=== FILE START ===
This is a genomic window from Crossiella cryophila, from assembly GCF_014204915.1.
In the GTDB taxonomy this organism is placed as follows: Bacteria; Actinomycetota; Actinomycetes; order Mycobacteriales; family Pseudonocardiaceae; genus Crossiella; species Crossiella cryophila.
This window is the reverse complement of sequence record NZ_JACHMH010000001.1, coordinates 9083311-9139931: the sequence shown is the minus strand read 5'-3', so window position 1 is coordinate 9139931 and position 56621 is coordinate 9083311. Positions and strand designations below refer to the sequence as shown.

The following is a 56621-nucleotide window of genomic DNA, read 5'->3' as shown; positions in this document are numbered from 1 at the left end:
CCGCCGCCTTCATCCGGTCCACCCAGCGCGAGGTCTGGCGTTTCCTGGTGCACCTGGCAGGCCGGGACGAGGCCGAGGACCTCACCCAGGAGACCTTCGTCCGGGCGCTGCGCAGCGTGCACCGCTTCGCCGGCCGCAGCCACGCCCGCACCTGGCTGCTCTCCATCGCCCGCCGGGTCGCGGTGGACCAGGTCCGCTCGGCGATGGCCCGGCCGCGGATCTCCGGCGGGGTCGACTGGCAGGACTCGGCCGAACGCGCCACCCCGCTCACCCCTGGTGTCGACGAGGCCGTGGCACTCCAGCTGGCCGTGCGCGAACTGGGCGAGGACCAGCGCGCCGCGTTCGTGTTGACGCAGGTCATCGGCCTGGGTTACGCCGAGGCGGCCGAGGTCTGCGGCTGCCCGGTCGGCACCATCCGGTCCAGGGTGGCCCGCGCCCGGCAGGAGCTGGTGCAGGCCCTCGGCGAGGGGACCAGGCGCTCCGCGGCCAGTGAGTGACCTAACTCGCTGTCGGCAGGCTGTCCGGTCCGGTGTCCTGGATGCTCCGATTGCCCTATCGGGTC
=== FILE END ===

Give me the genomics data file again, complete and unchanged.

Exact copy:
This is a genomic window from Crossiella cryophila, from assembly GCF_014204915.1.
In the GTDB taxonomy this organism is placed as follows: Bacteria; Actinomycetota; Actinomycetes; order Mycobacteriales; family Pseudonocardiaceae; genus Crossiella; species Crossiella cryophila.
This window is the reverse complement of sequence record NZ_JACHMH010000001.1, coordinates 9083311-9139931: the sequence shown is the minus strand read 5'-3', so window position 1 is coordinate 9139931 and position 56621 is coordinate 9083311. Positions and strand designations below refer to the sequence as shown.

The following is a 56621-nucleotide window of genomic DNA, read 5'->3' as shown; positions in this document are numbered from 1 at the left end:
CCGCCGCCTTCATCCGGTCCACCCAGCGCGAGGTCTGGCGTTTCCTGGTGCACCTGGCAGGCCGGGACGAGGCCGAGGACCTCACCCAGGAGACCTTCGTCCGGGCGCTGCGCAGCGTGCACCGCTTCGCCGGCCGCAGCCACGCCCGCACCTGGCTGCTCTCCATCGCCCGCCGGGTCGCGGTGGACCAGGTCCGCTCGGCGATGGCCCGGCCGCGGATCTCCGGCGGGGTCGACTGGCAGGACTCGGCCGAACGCGCCACCCCGCTCACCCCTGGTGTCGACGAGGCCGTGGCACTCCAGCTGGCCGTGCGCGAACTGGGCGAGGACCAGCGCGCCGCGTTCGTGTTGACGCAGGTCATCGGCCTGGGTTACGCCGAGGCGGCCGAGGTCTGCGGCTGCCCGGTCGGCACCATCCGGTCCAGGGTGGCCCGCGCCCGGCAGGAGCTGGTGCAGGCCCTCGGCGAGGGGACCAGGCGCTCCGCGGCCAGTGAGTGACCTAACTCGCTGTCGGCAGGCTGTCCGGTCCGGTGTCCTGGATGCTCCGATTGCCCTATCGGGTC